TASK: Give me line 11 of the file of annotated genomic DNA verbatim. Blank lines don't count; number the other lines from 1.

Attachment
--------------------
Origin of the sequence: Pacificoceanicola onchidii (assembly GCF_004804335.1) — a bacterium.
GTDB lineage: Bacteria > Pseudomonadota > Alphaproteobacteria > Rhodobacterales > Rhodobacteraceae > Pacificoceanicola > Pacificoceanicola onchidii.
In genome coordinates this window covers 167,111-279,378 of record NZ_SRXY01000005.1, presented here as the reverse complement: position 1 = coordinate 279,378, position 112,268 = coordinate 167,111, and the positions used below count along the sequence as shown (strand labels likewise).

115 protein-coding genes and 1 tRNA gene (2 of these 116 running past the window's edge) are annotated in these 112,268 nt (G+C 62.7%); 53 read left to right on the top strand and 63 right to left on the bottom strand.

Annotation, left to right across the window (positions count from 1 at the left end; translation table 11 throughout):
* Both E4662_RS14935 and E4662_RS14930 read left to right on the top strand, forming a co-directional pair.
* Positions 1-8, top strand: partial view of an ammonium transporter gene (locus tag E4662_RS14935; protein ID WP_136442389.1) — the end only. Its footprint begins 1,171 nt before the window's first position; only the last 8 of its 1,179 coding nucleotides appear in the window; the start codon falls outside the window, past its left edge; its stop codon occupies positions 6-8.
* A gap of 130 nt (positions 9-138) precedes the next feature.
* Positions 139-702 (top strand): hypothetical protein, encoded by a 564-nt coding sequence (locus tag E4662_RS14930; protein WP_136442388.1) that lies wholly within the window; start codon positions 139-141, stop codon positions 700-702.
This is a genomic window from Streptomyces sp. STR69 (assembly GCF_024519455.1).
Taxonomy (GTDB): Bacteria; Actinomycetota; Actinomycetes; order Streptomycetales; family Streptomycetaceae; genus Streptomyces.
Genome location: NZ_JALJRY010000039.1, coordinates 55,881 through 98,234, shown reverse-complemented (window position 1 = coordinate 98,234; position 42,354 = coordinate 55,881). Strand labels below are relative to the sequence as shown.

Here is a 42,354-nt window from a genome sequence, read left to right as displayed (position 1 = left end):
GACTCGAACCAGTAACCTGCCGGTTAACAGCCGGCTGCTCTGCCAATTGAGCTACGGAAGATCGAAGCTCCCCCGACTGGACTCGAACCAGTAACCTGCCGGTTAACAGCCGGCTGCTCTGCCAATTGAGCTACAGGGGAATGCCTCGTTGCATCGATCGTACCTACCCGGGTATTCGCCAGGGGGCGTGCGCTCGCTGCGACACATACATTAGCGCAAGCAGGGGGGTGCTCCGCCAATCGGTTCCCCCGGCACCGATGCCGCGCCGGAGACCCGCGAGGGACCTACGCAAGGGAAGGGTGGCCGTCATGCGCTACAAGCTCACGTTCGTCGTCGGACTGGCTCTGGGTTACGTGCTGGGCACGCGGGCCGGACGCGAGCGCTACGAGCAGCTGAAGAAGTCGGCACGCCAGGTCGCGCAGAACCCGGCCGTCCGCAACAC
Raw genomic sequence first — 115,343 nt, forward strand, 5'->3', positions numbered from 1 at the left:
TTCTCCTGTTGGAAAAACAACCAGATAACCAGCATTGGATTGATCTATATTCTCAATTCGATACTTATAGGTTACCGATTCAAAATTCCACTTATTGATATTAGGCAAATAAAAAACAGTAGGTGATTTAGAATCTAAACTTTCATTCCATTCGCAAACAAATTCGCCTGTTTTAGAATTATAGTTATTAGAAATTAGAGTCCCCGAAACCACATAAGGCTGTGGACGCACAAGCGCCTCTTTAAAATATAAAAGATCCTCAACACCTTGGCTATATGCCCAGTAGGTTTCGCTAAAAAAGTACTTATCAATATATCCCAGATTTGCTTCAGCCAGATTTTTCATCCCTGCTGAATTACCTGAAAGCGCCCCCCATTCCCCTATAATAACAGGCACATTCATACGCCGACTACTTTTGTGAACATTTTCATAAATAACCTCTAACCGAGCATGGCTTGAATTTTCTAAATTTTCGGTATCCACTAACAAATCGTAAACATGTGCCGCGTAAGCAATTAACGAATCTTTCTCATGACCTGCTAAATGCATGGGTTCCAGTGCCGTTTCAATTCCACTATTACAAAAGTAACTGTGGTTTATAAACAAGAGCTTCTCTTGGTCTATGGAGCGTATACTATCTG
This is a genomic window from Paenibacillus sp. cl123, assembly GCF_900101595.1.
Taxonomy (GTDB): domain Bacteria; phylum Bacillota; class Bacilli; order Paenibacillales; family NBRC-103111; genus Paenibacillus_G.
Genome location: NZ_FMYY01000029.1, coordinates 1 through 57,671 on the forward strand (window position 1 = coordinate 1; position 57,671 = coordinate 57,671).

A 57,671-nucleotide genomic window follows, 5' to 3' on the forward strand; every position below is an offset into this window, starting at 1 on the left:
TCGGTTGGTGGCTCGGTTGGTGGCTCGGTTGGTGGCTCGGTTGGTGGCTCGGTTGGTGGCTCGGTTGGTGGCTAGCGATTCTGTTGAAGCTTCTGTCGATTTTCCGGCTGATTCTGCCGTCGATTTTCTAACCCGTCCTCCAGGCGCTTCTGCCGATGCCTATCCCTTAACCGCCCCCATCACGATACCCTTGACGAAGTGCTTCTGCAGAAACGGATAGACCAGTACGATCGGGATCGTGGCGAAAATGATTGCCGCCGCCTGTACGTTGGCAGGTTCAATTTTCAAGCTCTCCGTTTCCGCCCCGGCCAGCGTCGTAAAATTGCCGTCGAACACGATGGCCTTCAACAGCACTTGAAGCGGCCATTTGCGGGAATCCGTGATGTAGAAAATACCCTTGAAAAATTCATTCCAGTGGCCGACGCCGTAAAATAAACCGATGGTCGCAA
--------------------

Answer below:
Taxonomy (GTDB): Bacteria; Actinomycetota; Actinomycetes; order Streptomycetales; family Streptomycetaceae; genus Streptomyces.